When filing an application alleging cohabitation, it is imperative for the payor spouse to illuminate the family judge with as much relevant detail as possible regarding the dependent spouse's relationship to support the above factor-based considerations. Retaining a private investigator or forensics expert for certain limited, lawful purposes can oftentimes prove useful for accumulating information that will help buttress the payor's position.

Under pre-amendment law, the payor spouse's initial cohabitation showing creates a rebuttable presumption that shifts the burden to the dependent spouse "to show that there is no actual economic benefit to the spouse or the cohabitant." Ozolins v. Ozolins, 308 N.J. Super. 243, 245 (App. Div. 1998). The trial court then schedules a final plenary hearing, preceded by a discovery period allowing for the exchange of documentation and information to shed light on the situation.

The Gayet court established the following economic-based standard for modifying support in the event of cohabitation:

  • Whether the third-party cohabitant contributes to the dependent spouse's support, or
  • Whether the third-party cohabitant resides in the dependent spouse's home without contributing anything toward the household expenses.

Gayet, 92 N.J. at 154. ("The extent of actual economic dependency, not one's conduct as a cohabitant, must determine the duration of support as well as its amount.")

Under the amended law, however, does the economic benefit test still exist in any way, shape or form? While an affirmative answer would, in large part, represent a sea change in the law, it would certainly be consistent with the amendment's more payor-friendly approach by rendering it easier to prove cohabitation. It would also eliminate the need for what can often be a complex and costly analysis to determine the extent of the economic benefit received by the dependent spouse from the cohabitation.

To that end, a related question is whether the amendment allows for an alimony modification short of an outright termination. Gayet and its progeny are clear that modification in the event of cohabitation may mean something other than an eliminated payment obligation. See Reese v. Weis, 430 N.J. Super. 552, 572-73 (2013) ("a supporting spouse's obligation may be modified or terminated when a dependent spouse economically benefits from cohabiting.") (emphasis added); Melletz v. Melletz, 271 N.J. Super. 359, 363 (App. Div. 1994) ("the test for determining whether cohabitation should reducean alimony award has always been based on a theory of economic contribution") (emphasis added). In fact, the payee spouse's demonstration that he or she remains financially dependent, to some degree, on the alimony payment confirms that alimony may be modified to accommodate that reduced need, rather than terminated entirely.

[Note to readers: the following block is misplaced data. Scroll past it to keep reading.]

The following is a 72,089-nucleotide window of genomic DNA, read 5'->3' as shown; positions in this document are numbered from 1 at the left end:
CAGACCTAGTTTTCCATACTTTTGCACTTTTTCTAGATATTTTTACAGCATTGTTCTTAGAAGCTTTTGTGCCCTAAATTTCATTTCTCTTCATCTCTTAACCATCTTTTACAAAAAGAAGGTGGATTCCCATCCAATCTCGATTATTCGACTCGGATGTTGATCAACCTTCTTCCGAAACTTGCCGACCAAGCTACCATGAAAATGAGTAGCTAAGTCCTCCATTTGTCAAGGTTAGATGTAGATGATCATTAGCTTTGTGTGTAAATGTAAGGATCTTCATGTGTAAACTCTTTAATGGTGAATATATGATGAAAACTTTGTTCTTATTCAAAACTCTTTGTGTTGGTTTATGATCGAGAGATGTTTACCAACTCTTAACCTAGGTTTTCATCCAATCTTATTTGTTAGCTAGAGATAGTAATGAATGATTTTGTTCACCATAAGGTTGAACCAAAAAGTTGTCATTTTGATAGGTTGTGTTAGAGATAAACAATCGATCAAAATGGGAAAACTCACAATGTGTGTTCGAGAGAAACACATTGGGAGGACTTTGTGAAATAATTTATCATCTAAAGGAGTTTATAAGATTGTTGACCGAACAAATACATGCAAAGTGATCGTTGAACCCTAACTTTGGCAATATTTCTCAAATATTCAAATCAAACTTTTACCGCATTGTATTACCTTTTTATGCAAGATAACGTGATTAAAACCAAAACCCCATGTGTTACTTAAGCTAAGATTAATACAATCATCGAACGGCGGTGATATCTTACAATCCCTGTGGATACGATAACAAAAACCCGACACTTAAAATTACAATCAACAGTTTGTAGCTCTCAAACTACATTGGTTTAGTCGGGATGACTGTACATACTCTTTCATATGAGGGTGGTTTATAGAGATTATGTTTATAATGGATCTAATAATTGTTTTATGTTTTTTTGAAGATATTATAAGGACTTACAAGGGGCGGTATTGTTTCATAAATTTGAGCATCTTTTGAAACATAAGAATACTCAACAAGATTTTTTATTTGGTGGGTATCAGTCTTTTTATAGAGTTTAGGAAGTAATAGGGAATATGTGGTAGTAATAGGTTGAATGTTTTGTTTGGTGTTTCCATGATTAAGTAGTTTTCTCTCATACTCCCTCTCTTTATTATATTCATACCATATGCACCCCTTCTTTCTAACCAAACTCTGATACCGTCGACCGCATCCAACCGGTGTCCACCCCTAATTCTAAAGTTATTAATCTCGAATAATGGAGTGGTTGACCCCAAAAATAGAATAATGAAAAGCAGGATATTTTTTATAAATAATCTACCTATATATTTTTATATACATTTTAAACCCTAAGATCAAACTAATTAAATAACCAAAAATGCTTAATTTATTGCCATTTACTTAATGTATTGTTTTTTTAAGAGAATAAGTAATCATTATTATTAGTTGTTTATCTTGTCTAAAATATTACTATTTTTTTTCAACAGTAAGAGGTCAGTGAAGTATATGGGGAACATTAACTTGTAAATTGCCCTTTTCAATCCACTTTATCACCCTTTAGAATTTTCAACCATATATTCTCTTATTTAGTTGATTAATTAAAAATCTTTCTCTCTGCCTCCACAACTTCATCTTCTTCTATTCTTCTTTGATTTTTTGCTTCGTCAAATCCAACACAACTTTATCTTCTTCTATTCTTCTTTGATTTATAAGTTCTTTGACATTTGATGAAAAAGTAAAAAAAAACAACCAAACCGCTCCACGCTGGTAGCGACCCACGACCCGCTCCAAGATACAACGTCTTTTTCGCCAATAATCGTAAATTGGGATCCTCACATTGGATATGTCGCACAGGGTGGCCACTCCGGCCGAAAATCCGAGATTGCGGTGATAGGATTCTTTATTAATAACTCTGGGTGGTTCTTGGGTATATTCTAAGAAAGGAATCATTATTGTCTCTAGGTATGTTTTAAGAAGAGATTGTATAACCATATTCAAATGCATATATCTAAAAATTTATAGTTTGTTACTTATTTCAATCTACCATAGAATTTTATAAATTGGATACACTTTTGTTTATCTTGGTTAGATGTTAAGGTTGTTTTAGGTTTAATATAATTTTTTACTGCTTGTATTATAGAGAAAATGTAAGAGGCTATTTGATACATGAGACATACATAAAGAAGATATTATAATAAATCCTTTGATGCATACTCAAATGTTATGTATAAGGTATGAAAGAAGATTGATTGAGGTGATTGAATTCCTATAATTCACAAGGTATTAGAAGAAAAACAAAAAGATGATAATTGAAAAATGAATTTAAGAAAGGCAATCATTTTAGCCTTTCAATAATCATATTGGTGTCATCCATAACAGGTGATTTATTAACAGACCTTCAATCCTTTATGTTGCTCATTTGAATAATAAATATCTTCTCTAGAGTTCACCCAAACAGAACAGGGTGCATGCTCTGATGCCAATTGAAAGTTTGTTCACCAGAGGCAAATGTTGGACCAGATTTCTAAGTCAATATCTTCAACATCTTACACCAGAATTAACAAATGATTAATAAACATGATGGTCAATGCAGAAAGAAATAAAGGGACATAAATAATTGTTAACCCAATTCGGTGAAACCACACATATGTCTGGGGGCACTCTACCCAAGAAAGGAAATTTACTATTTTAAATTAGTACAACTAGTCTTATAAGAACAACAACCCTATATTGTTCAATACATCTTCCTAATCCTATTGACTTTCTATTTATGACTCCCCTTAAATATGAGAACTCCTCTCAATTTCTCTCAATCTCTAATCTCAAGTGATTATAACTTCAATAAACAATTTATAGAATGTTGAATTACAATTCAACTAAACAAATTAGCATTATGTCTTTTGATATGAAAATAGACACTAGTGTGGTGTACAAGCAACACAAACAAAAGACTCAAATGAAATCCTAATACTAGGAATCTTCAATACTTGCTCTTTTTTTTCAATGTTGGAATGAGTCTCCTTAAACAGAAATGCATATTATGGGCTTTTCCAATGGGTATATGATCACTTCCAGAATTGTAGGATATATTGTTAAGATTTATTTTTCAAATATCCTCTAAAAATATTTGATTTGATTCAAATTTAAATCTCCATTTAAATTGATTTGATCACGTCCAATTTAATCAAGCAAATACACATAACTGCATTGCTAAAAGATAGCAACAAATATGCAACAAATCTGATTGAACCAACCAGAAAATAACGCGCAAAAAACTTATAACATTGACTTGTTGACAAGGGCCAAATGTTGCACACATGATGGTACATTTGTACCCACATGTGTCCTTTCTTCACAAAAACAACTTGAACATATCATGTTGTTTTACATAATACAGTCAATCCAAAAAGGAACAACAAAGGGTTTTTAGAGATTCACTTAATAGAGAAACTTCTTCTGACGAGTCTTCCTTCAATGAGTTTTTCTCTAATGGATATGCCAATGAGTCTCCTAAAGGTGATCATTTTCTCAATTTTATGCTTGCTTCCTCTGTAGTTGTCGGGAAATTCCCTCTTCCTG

Without an economic benefit test, however, a modification short of suspension or termination is rendered unnecessary. The new law provides that "Alimony may be suspended or terminated if the payee cohabits with another person." N.J.S.A. 2A:34-23n (emphasis added). The word modification is nowhere to be found in this portion of the amended statute. By contrast, the amendments pertaining to a change in circumstances based on a payor's retirement states that "Alimony may be modified or terminated upon the prospective or actual retirement of the obligor." N.J.S.A. 2A:34-23j. Similarly, the amendments addressing a change in circumstances based on a payor's down income provides that alimony is subject to "modification," and that a temporary remedy may include a support reduction. N.J.S.A. 2A:34-23k-m.

Also unknown are what facts and circumstances would merit a suspension, as compared to a termination. Would a suspension be appropriate only while a future plenary hearing is pending? Would the alimony obligation resume if merely a suspension is ordered and the cohabitation ends at some later date?

Ultimately, the cohabitation analysis remains and will always be about the facts, as is the case with so many areas of matrimonial practice. Trial courts will continue to examine the over-arching nature and character of the cohabitation relationship at issue to determine the most fair and equitable result. As with any statute, trial judges will be called upon to interpret and develop the statute's meaning over time, allowing the law to continue its evolution.

Originally published in the February 19 issue of The New Jersey Law Journal.

The content of this article is intended to provide a general guide to the subject matter. Specialist advice should be sought about your specific circumstances.